The purpose of this post is to objectively look at Rosetta stone reviews. The problem with reviews of any language program like Rosetta stone is the writers are not objective. I hope to not be partial or bias, when I offing my rating of this program.
Who writes opinions of Rosetta stone
There are three types of writers of reviews.
- The first one is those promoting an array of language learning software companies, but does not make their own.
- The second is a competitor of Rosetta Stone languages and trying to compare and contrast their product with the market leader.
- There is a third category of people who are writing a guide of language learning products because they used it and they wanted to be useful to others. However, this category is the rarest.
I am in the second category. However, I am also in the third. I try to remain objective and clear on the pros and cons of this language course as I believe objectivity is the essence of intelligence and honesty is the best policy. If they create a better product, the onus is on me to improve mine rather than knock someone else. Further, at this juncture I do not sell any products yet as mine are being developed.
Pros of Rosetta stone
- Easy to start using – you install and start using. Almost no learning curve to use the program.
- Nice visual layout and good choice of colors, this keeps you interested.
- Many level, like for example Rosetta Stone Spanish is a complete language course if you buy all the levels
- I love the visual approach that can even be extended now to mobile. Who does not like to sit back and look at hots.
- The idea is innovative
- Many different OS and devices Rosetta Stone can be use on, I have yet to try to make it work on Linux, but will give it a try.
- They are always adding more functionality and have recently included mp3 files.
- Clear audio pronunciation of words and phrases with native speakers. Not all language programs use native speakers. For example, Transparent languages, which is a good company, but uses a Czech speaker for their Polish language course.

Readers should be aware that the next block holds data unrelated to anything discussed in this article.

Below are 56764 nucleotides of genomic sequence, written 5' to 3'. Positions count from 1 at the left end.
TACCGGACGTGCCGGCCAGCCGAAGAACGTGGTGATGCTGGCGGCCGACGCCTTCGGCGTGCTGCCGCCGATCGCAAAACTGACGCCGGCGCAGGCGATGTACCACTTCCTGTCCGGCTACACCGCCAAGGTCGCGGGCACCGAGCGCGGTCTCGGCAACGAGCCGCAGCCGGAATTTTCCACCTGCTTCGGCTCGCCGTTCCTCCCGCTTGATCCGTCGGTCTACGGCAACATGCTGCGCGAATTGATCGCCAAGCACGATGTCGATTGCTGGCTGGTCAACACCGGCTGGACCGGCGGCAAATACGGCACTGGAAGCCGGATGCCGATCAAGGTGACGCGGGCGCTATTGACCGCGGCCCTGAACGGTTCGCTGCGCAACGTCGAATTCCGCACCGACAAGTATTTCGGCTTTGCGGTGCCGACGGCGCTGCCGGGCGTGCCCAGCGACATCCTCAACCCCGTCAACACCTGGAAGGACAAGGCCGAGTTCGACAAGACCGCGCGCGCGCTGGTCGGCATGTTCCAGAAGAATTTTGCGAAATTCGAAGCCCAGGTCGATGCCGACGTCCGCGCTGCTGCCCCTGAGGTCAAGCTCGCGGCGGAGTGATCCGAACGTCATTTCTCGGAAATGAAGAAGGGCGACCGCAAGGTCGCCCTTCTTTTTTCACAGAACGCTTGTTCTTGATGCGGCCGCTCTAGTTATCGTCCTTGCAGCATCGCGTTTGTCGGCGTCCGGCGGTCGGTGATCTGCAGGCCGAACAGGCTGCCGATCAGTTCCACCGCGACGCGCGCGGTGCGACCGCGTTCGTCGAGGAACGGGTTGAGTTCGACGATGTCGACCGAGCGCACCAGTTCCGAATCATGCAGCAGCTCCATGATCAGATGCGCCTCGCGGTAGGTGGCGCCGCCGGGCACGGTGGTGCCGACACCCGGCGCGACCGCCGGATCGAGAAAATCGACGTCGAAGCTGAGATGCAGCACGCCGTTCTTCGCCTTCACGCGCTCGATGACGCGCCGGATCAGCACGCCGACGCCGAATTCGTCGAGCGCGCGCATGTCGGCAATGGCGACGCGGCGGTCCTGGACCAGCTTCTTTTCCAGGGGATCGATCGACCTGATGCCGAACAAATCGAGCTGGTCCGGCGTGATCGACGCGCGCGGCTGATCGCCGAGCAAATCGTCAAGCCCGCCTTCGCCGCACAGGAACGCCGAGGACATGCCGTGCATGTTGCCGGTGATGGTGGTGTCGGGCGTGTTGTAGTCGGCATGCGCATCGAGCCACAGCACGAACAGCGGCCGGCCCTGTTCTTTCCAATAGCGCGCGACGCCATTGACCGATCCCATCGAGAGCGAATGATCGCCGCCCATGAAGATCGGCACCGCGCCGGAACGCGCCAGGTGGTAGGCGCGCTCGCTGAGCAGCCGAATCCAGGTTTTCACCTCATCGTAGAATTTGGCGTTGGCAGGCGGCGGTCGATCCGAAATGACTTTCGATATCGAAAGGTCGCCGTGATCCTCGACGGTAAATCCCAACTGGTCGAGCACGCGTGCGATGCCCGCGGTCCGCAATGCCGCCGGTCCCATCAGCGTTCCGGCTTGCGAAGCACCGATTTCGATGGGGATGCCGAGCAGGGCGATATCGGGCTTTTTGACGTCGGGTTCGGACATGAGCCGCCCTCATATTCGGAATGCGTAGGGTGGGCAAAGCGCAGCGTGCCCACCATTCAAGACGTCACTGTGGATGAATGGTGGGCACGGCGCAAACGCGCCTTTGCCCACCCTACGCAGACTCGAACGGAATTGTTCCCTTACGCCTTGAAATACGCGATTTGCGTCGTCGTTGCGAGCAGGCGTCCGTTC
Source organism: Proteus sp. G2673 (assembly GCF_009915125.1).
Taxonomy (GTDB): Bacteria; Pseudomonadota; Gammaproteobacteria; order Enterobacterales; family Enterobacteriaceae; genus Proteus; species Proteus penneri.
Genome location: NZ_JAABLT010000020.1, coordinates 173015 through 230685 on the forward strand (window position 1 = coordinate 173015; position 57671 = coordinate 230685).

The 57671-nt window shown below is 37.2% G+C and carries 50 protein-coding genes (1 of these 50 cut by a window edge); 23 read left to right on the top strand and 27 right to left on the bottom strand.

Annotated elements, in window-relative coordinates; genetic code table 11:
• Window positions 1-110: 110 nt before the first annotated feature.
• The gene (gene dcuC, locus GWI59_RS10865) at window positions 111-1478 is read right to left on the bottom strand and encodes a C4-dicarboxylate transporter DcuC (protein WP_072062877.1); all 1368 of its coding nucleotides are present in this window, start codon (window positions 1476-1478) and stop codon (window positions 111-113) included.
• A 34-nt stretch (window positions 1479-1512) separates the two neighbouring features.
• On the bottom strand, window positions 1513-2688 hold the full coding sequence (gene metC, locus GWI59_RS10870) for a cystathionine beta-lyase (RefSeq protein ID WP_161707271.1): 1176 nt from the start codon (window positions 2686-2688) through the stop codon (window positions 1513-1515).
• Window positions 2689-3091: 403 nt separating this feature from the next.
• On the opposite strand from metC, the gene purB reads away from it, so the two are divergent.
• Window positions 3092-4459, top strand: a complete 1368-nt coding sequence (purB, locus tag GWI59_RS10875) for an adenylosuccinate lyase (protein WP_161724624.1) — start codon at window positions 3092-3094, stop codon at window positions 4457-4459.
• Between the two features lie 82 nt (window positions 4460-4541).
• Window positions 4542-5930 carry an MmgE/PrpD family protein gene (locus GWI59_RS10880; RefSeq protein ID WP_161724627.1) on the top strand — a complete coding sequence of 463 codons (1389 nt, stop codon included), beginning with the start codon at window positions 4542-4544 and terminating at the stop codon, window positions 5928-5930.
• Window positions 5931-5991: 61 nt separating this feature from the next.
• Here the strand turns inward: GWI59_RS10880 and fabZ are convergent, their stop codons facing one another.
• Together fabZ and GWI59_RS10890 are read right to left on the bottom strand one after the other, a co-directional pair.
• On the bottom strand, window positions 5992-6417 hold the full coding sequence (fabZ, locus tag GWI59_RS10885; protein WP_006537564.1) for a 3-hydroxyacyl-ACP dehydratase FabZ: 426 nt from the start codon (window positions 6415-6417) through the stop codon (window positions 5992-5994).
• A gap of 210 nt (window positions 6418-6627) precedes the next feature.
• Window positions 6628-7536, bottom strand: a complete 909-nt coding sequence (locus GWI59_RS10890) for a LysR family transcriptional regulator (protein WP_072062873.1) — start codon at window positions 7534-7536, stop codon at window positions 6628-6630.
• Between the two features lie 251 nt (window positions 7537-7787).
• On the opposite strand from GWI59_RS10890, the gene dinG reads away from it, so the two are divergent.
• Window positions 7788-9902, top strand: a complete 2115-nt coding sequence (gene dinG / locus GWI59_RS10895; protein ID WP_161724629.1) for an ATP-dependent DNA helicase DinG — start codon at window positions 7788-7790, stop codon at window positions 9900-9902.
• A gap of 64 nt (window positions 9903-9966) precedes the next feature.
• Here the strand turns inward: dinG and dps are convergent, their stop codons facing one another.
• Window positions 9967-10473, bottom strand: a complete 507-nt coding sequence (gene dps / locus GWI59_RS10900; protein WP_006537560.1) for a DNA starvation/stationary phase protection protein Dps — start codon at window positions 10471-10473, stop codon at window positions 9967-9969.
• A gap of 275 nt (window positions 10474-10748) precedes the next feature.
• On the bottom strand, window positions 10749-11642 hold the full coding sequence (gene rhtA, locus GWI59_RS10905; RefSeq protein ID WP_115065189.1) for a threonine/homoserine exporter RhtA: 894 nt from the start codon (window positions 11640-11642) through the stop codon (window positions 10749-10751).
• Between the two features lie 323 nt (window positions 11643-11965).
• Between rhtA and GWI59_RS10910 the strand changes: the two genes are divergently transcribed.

- 6 month return policy – most people will not do this, but it is nice policy from a respected company
- Large Wall Street company (NYSE) whose ticker symbol is RTS if you want to buy the stock.
Cons of Rosetta Stone
- Main Rosetta Stone review opinion – I have never known one person in my life, including myself that learned to speak or read a language with Rosetta Stone. I have taught languages for many years and know many who use the program, but none who have learned from using it. There might be some, but I have not met any. My friend George has Rosetta Latin and Spanish but despite spending over a grand, has made no forward progress. Perhaps it is because of sloth but maybe other reasons.
- Program teaches no grammar and is confusing, maybe children can learn this way but adults think abstractly. If they were to learn this way they would need a lot of repetition.
- Meaning of the images are unclear in some lessons but in others they are very interesting to look at
- Written to teach English, not European or Asian languages that have a different grammar system. I tried the Polish course and it was really confusing. Poor design in terms of presenting a foreign translation of grammatical ideas so the learner can benefit.
- I wrote a more complete review of Rosetta Stone here
- Price is ridiculously high, I personally do not have the cash to pay for a the Rolex of language learning especially if I have not personally seen the results. Who has money like that, maybe in the 90s but now today?
- Pure flashy marketing company with bright colors and eye candy but I doubt you will learn a language from it. They are masters at marketing and getting you to buy on an impulse with their colors. however, I have personally learned languages with flashcards but not with this linguistic software program, except some pronunciation as a very beginner.
Now as a large positive vote for Rosetta Stone languages, my competitor. Learning a foreign language with any program, language course or lessons is very hard work. The reason that Rosetta stone does not work might not be that the program is that bad, but people give up too soon. They pay the price and buy it on emotion but their commitment to learn their target foreign language is fleeting.